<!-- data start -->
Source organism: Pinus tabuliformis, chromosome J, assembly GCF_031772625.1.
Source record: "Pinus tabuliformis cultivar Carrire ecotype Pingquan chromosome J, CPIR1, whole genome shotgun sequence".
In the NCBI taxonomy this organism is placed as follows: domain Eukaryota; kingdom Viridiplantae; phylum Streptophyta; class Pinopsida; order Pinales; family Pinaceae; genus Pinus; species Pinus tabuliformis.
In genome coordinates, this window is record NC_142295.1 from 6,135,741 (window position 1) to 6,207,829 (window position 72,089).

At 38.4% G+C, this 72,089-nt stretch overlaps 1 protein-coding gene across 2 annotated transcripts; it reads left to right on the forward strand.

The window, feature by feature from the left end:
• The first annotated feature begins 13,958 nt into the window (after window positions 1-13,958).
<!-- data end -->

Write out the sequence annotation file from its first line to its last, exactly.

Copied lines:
Source organism: Pinus tabuliformis, chromosome J, assembly GCF_031772625.1.
Source record: "Pinus tabuliformis cultivar Carrire ecotype Pingquan chromosome J, CPIR1, whole genome shotgun sequence".
In the NCBI taxonomy this organism is placed as follows: domain Eukaryota; kingdom Viridiplantae; phylum Streptophyta; class Pinopsida; order Pinales; family Pinaceae; genus Pinus; species Pinus tabuliformis.
In genome coordinates, this window is record NC_142295.1 from 6,135,741 (window position 1) to 6,207,829 (window position 72,089).

At 38.4% G+C, this 72,089-nt stretch overlaps 1 protein-coding gene across 2 annotated transcripts; it reads left to right on the forward strand.

The window, feature by feature from the left end:
• The first annotated feature begins 13,958 nt into the window (after window positions 1-13,958).